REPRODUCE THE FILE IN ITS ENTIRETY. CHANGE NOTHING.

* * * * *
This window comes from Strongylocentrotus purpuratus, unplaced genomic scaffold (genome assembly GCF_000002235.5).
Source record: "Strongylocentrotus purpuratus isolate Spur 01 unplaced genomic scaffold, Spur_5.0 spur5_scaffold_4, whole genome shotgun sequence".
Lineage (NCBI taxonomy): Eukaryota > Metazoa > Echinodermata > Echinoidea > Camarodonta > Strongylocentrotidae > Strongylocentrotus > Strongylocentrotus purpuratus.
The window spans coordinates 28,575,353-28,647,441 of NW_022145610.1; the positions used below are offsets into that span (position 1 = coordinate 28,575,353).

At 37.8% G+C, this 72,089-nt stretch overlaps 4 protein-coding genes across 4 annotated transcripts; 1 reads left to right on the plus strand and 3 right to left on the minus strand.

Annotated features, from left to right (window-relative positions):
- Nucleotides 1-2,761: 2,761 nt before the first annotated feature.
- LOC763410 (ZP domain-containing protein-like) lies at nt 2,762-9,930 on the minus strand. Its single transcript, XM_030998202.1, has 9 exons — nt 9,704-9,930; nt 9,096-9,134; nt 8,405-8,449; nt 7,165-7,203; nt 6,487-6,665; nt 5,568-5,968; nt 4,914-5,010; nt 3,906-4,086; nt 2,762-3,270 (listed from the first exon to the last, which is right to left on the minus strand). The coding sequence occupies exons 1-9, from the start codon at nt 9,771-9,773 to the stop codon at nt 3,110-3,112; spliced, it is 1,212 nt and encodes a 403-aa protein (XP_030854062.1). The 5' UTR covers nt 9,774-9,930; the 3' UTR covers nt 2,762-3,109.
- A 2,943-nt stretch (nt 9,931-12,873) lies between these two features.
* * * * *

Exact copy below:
This window comes from Strongylocentrotus purpuratus, unplaced genomic scaffold (genome assembly GCF_000002235.5).
Source record: "Strongylocentrotus purpuratus isolate Spur 01 unplaced genomic scaffold, Spur_5.0 spur5_scaffold_4, whole genome shotgun sequence".
Lineage (NCBI taxonomy): Eukaryota > Metazoa > Echinodermata > Echinoidea > Camarodonta > Strongylocentrotidae > Strongylocentrotus > Strongylocentrotus purpuratus.
The window spans coordinates 28,575,353-28,647,441 of NW_022145610.1; the positions used below are offsets into that span (position 1 = coordinate 28,575,353).

At 37.8% G+C, this 72,089-nt stretch overlaps 4 protein-coding genes across 4 annotated transcripts; 1 reads left to right on the plus strand and 3 right to left on the minus strand.

Annotated features, from left to right (window-relative positions):
- Nucleotides 1-2,761: 2,761 nt before the first annotated feature.
- LOC763410 (ZP domain-containing protein-like) lies at nt 2,762-9,930 on the minus strand. Its single transcript, XM_030998202.1, has 9 exons — nt 9,704-9,930; nt 9,096-9,134; nt 8,405-8,449; nt 7,165-7,203; nt 6,487-6,665; nt 5,568-5,968; nt 4,914-5,010; nt 3,906-4,086; nt 2,762-3,270 (listed from the first exon to the last, which is right to left on the minus strand). The coding sequence occupies exons 1-9, from the start codon at nt 9,771-9,773 to the stop codon at nt 3,110-3,112; spliced, it is 1,212 nt and encodes a 403-aa protein (XP_030854062.1). The 5' UTR covers nt 9,774-9,930; the 3' UTR covers nt 2,762-3,109.
- A 2,943-nt stretch (nt 9,931-12,873) lies between these two features.